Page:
Sunday, July 12, 2020

SUBSCRIPTIONS

Moab, UT

95.3 F
Moab
More

    Report: ‘Utah’s snowpack is fantastic this year’

    Featured Stories

    Tales of Trails: Savor spectacular views from thrilling Shafer Trail

    In the 1890s, Moab pioneer brothers Frank M. And John S. Shafer developed the route from what had been a Native American pathway connecting what is now Canyonlands National Park to the river below.

    At 99, Moab man is knighted by France

    “The French people will never forget his courage and devotion to the great cause of freedom,”

    Leaving Guatemala, Part 4: ‘A year in the land of eternal spring’

    Though I planned to return someday, whether as a Peace Corps volunteer or not, this experience proved that even the best-laid plans go awry.

    Leaving Guatemala, Part 3: Sudden departure came with painful goodbyes

    Men donned wooden masks and numerous layers of sweatshirts and ponchos then proceeded to hit each other with whips as they danced around the town square.

    Leaving Guatemala Part 2: There wasn’t enough time to say goodbye

    To say I woke up on the Monday morning of the evacuation...
    Doug McMurdo
    Doug McMurdo
    Editor Doug McMurdo reports on news out of the Moab City Center, tourism, courts, change of government and more.

    Southeast Utah at 203 percent of average, compared to 45 percent in ’18

    Ken’s Lake water levels shrank to alarming levels in 2018, but a snowy winter in the La Sal Mountains should fill the reservoir during the runoff later this spring. Expected runoff should cover the dry and barren beaches in this scene.
    Photo by Doug McMurdo

    A much wetter and snowier winter than anyone expected yielded snowpack levels that were way above normal throughout Utah – and nowhere was that more apparent than in southeastern Utah, where it was 203 percent above normal, according to Troy Brosten, a Salt Lake City-based hydrologist and snow surveyor with the Natural Resources Conservation Service, which operates under the umbrella of the United States Department of Agriculture.

    The year 2018, by contrast, left a dismal snowpack that was 45 percent of southeastern Utah’s normal amount.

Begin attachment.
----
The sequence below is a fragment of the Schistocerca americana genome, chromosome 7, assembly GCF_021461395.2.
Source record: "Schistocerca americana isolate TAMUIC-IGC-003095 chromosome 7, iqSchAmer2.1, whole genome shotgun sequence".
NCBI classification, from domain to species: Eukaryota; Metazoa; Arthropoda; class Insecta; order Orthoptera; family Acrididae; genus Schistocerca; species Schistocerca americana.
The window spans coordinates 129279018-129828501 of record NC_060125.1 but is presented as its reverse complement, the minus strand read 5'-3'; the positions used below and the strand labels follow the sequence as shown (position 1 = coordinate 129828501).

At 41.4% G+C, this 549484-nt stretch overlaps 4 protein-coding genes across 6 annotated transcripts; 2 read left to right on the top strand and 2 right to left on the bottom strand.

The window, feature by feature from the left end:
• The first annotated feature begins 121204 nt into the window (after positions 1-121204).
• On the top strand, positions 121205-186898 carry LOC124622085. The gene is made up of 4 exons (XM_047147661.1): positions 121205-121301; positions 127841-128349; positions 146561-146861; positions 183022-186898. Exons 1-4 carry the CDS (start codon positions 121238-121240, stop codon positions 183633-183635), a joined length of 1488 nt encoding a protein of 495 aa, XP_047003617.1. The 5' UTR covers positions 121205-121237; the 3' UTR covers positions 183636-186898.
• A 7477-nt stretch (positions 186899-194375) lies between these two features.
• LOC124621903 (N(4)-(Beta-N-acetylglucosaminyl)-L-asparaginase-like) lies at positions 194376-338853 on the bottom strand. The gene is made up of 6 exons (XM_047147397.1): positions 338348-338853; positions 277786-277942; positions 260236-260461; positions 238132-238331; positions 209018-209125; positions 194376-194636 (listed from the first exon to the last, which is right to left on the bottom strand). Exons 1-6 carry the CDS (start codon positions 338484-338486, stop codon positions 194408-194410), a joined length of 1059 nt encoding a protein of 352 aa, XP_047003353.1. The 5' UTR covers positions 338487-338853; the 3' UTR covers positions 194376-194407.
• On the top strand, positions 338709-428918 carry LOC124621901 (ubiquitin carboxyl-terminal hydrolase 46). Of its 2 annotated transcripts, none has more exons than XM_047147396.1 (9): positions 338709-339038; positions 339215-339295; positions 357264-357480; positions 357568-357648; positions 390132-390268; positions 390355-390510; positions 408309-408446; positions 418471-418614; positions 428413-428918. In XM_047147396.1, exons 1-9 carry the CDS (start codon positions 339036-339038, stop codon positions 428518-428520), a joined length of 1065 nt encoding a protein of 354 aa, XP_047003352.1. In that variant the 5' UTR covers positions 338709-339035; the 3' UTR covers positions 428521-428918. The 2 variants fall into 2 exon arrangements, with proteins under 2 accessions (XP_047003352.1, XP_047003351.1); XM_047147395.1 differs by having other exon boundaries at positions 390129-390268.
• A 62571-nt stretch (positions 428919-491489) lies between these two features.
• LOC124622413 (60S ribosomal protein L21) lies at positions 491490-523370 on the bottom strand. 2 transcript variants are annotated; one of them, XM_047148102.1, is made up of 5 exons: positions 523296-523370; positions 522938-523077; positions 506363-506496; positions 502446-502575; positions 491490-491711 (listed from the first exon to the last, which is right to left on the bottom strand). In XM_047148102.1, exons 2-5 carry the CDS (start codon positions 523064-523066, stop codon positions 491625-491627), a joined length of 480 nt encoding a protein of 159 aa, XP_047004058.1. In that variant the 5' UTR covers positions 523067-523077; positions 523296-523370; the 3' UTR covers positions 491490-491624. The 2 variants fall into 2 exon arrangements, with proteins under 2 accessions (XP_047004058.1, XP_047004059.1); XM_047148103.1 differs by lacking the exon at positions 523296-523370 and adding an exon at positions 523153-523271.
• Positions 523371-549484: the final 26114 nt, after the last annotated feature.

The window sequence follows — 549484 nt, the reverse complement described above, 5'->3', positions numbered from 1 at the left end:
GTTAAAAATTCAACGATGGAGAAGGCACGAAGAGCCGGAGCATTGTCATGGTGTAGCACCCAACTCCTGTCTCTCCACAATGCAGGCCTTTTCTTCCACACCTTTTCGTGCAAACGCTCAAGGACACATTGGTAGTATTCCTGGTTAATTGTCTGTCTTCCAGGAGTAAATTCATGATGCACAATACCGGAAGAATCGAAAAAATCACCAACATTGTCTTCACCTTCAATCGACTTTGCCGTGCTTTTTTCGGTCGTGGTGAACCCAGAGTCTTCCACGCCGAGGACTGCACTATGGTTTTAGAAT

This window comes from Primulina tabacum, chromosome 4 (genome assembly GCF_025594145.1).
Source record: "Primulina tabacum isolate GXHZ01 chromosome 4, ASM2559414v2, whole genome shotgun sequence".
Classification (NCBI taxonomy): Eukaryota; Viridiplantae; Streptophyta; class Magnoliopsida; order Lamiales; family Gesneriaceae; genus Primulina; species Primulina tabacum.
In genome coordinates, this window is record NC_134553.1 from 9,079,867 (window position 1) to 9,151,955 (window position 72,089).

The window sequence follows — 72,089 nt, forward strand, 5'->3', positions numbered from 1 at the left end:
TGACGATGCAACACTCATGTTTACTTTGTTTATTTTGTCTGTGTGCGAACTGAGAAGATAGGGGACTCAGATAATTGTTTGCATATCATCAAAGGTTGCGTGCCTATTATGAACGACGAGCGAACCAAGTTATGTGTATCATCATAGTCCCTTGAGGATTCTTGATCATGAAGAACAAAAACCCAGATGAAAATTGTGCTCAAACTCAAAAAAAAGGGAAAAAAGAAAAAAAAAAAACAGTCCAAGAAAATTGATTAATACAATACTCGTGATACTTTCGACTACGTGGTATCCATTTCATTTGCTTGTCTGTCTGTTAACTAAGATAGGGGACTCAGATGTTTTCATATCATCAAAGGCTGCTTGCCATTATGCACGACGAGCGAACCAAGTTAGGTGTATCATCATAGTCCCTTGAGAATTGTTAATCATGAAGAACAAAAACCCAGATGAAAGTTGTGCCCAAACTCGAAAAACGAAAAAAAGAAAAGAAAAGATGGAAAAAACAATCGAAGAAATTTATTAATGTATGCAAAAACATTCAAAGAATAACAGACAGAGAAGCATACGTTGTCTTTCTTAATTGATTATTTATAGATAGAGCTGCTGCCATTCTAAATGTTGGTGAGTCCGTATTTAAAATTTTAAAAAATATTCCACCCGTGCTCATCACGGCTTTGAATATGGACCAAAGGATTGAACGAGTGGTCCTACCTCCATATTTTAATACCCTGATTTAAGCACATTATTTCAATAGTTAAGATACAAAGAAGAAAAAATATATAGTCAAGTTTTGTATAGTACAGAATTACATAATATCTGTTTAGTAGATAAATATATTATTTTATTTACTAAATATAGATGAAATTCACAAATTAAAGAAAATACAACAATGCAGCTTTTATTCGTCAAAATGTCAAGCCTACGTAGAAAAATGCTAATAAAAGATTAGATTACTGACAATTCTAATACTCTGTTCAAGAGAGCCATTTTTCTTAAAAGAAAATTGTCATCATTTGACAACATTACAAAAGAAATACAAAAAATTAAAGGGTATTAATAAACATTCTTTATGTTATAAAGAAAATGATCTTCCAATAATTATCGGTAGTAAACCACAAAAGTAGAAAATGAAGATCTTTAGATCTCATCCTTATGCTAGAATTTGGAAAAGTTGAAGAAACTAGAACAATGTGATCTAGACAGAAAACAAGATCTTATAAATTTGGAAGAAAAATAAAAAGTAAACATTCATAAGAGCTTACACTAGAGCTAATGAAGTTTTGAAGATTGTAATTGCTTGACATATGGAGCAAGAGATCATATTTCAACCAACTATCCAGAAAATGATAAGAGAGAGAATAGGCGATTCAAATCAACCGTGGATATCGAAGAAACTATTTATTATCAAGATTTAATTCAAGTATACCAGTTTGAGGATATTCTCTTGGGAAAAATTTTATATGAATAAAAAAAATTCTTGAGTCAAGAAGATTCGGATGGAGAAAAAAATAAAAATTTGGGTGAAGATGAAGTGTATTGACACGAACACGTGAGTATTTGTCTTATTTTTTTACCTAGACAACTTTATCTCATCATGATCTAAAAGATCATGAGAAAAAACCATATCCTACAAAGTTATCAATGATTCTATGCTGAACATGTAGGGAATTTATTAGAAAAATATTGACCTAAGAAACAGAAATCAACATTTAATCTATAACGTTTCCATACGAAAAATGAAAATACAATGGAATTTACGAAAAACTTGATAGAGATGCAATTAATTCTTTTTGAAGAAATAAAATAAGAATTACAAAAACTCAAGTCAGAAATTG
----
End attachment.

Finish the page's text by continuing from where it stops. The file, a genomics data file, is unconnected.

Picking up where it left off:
Snowpack statewide was up 140 percent of normal compared to two-thirds of normal statewide – 64 percent – in 2017-2018.

    “It’s official,” wrote Brosten in his statement. “Utah’s snowpack is fantastic this year.”

    The information SNOTEL (snow telemetry) sensors provided as of April 1, the day of the year Brosten said marks the typical peak of Utah’s snow accumulation season, provided positive news for a state that has seen several successive drought years.

    While southeastern Utah’s 203 percent was highest in the state, southwestern Utah came in at 190 percent. The Upper Sevier was at 162 percent and the Bear and Northeastern Uinta regions came in at 118 and 115 percent, respectively, the lowest in the state.

    Brosten said the 2018-2019 snowpack was “almost as good as the banner years of 2005 and 2011. While the whole state is doing quite well, southern Utah is having a particularly excellent winter.”

    The precipitation continued into March, a month that ended at 146 percent of average, “which is the equivalent of five additional inches of water spread across Utah’s mountains, bringing the water-year-to-date total accumulation to 24.9 inches,” reported Brosten.

    Southeastern Utah SNOTEL sites posted outstanding gains, he said, with around six inches of additional precipitation during March. Also, March’s precipitation in southeastern Utah was a robust 228 percent of average, bringing the seasonal accumulation to 159 percent of average, said Brosten.

    Of course, all this water has to go somewhere, and Brosten said, “every forecast point in Utah is predicted to have 100 percent runoff this year, including 233 percent for Mill Creek at Sheley Tunnel near Moab. The streamflow for Mill Creek at the Sheley Tunnel is also predicted to be at 233 percent of average and a whopping 293 percent of average for south Creek Reservoir near Monticello.

    Brosten said storage in Utah’s reservoirs has improved by three percent from March and the numbers show 65 percent of capacity compared to 77 percent in 2017-2018. Regarding Ken’s Lake and other small reservoirs, Brosten said he expects most small- to medium-size reservoirs will fill this year.

    Share this!

    - Advertisement -

    Latest News

    County: Mask mandate is official

    Southeast Utah Health Department Director Bradon Bradford modeled the local order after those in Salt Lake and Summit counties.

    Lionsback Resort project begins on Sand Flats Road

    The City of Moab will have oversight of the project, which was not something that was always on the table because state law allows SITLA to develop projects without input from local authorities.

    Drought conditions grip Utah; stats are grim

    It’s unlikely things will improve this late in the water year.

    State provides 75,000 more facemasks for Moab businesses, visitors

    Local businesses may pick up free face coverings at the Canyonlands Copy Center, 375 S. Main St., in Moab.

    County approves letter opposing September gas lease sales

    The oppositional letter asserts that the lease sale “threatens the core of our tourism economy by locking in long-term oil and gas leases on and around popular recreation areas that are vital to our local economy.”